Time to Start Running?
Staying in shape this past year has not been easy. First COVID-19 hit. Gyms closed and we were sequestered at home. Then came the wet, cold, dark of winter. Now, with spring in full bloom, it may be time to get moving. Dr. Gregory Grant shares this advice on how to choose the right running shoes.
Running is a great form of exercise because it’s so easy. Almost anyone can do it. You don’t need a gym membership or elaborate equipment, just a good pair of running shoes.
That said, not any pair of athletic shoes will do. You should invest in high-quality shoes designed specifically for running. Most good running shoes cost upward of $100, which may sound expensive, but the support they provide to your feet will be well worth the investment.
If you’re just starting out, I suggest going to a shoe store with a knowledgeable staff. They may ask a number of questions: do you have a high or low arch, what type of surface will you typically be running on, and do you have a neutral gate or tend to over-pronate or over-supinate.
One good way to determine your arch is to stand on some sand. The more foot you see in the footprint, the flatter your foot tends to be. It’s not that having a high or low arch is a good or bad thing. Many people have a good arch but still have a weak foot, and they complain of the same foot- and lower-back-pain issues that someone with a flat foot does.
A weak foot does not provide any padding when the foot strikes the ground. When the heel hits, there’s no cushioning. Think of it like shocks on a car. If someone has a low arch or weak foot problem, they don’t have a shock absorber, and they tend to have lower back pain. Someone with a strong foot will not have those issues. On the other hand, if your foot tends to be really rigid, like someone with a really high arch, the shock absorbers will be too ratcheted up, so that’s not good for long distances.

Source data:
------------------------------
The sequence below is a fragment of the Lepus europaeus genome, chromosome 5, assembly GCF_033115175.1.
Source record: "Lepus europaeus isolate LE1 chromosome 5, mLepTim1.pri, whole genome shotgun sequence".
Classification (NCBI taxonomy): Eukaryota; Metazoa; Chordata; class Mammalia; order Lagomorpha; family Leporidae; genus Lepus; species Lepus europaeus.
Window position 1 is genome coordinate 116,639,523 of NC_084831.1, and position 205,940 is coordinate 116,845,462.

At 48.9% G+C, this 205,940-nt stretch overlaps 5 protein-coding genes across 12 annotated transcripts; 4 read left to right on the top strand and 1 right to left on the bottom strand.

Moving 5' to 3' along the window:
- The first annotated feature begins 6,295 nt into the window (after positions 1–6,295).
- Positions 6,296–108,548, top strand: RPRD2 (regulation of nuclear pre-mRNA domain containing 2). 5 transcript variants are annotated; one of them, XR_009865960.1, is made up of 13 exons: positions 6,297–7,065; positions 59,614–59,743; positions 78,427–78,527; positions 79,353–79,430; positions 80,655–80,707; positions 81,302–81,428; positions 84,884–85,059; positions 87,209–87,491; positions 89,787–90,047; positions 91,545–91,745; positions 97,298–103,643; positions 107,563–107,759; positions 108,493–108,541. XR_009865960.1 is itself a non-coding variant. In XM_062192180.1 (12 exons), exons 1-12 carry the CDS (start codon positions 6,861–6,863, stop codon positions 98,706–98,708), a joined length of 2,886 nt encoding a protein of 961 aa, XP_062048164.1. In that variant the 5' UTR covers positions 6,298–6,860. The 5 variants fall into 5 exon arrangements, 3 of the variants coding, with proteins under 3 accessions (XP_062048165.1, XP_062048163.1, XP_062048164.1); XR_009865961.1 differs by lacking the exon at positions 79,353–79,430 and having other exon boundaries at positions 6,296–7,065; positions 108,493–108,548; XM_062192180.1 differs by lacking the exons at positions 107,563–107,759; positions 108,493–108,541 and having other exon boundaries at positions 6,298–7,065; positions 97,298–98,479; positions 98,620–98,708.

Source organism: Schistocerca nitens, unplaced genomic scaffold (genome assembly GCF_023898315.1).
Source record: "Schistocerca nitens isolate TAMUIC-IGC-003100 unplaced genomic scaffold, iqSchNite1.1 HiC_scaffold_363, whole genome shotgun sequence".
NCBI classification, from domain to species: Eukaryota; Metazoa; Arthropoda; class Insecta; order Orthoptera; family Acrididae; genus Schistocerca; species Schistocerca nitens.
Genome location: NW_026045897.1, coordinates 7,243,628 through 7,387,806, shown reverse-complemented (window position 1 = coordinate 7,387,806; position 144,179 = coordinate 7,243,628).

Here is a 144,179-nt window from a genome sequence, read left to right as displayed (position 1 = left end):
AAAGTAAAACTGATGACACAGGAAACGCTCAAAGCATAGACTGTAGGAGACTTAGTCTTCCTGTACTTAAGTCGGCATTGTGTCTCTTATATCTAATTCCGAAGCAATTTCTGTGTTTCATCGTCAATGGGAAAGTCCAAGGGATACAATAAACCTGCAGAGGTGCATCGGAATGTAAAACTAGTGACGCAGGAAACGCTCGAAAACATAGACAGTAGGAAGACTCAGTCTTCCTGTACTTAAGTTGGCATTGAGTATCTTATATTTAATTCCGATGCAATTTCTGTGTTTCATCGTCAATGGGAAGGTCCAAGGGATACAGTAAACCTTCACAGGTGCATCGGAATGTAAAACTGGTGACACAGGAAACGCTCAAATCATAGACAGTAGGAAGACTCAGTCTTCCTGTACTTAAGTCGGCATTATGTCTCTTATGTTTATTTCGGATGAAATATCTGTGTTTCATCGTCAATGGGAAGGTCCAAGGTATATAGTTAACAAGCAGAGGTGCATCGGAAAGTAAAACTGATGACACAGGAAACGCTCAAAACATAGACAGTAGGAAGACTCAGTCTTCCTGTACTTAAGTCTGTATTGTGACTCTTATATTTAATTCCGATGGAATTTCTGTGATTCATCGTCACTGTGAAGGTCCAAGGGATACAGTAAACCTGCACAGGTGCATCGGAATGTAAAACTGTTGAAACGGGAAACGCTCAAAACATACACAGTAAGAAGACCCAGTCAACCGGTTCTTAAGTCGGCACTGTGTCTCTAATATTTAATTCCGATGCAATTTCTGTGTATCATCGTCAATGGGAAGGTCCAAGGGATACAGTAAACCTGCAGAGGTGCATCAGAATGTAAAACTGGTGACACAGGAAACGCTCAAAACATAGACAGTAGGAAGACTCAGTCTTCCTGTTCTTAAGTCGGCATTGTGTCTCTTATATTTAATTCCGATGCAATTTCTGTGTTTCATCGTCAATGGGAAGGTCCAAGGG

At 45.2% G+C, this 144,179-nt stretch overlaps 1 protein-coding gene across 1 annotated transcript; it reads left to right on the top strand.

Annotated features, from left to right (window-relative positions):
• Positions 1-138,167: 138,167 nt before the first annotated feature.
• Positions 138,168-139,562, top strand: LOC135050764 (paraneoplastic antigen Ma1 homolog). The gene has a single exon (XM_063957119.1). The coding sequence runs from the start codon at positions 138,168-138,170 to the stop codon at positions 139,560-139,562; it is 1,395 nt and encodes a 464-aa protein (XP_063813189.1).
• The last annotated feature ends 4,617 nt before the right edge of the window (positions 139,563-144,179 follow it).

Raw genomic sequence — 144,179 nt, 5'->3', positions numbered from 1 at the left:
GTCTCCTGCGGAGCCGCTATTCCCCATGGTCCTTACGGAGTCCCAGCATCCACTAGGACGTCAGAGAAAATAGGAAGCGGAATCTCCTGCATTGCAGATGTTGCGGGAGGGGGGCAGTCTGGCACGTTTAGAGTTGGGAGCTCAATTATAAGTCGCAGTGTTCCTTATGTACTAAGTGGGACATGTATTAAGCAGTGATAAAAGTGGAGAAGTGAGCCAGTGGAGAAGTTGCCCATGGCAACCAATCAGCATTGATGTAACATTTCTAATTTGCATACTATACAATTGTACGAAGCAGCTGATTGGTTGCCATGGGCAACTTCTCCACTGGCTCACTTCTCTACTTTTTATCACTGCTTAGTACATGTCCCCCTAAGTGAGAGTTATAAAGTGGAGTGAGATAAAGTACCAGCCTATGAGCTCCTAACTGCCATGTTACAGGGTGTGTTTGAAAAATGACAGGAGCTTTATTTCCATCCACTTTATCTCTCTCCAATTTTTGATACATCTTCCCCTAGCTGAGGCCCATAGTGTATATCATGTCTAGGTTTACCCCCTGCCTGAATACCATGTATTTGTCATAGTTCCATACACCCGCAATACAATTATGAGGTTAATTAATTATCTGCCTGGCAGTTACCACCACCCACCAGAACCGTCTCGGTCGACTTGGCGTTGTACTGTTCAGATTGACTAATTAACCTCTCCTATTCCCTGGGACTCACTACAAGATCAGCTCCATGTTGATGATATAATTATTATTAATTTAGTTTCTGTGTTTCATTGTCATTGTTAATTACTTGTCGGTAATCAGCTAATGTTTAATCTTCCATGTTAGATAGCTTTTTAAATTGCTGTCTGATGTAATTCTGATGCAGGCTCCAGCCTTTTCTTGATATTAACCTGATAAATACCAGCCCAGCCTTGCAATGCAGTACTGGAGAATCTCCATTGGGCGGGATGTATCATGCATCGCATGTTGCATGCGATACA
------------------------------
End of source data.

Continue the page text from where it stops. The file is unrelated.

Over-pronating or over-supinating
With a neutral or ideal gate, your heel strikes, then your foot comes down in a stable platform, and you push off ever so slightly from your big toe. With over-pronators, the foot rolls excessively on impact, which puts pressure on the inside of the foot. Over-pronators are susceptible to shin, arch and heel pain. Over-supinating means that when your foot hits the surface, weight transfers to the outside of your foot, causing you to push off from the toes and lateral side of the foot. Without correct shoes, over-supinators are prone to plantar fasciitis, shin pain or ankle sprains.
Starting on the right foot
I recommend that runners choose a softer surface to run on, at least in the beginning. A high school track is a great option because it’s flat and has more cushioning than hard asphalt or concrete. Trail running can also provide a softer surface. With an uneven trail surface, however, you need to train the involved muscles so you don’t end up with a sprained ankle or foot.
Overtraining is another factor that can lead to foot problems. Many people, especially beginners, tend to run too far, too fast. I encourage runners to start off slow: maybe run a half mile, or alternate running and walking. You should also take a minimum of one day’s rest between running days. On the off days you can cross train—lift weights, swim, row or ride a bike.
One more point, those running shoes—even if they are a great pair of high-quality stabilizing shoes—need to be replaced after about 400-500 miles. And that doesn’t mean relegating them to become your gardening shoes. Gardening can also be a stressful activity on your feet. If that shoe is worn out for running, it’s also worn out for gardening.
The best advice I can give to anyone experiencing foot pain is to come in early. The great thing about PacMed is we are all connected. I share notes with the primary care providers, and they share notes with me. Basically, we are all working from the same sheet of music—which benefits runners of any caliber.
Gregory Grant, DPM, FACFAS, is a podiatry specialist at our Canyon Park clinic. Call 1.888.472.2633 for an appointment.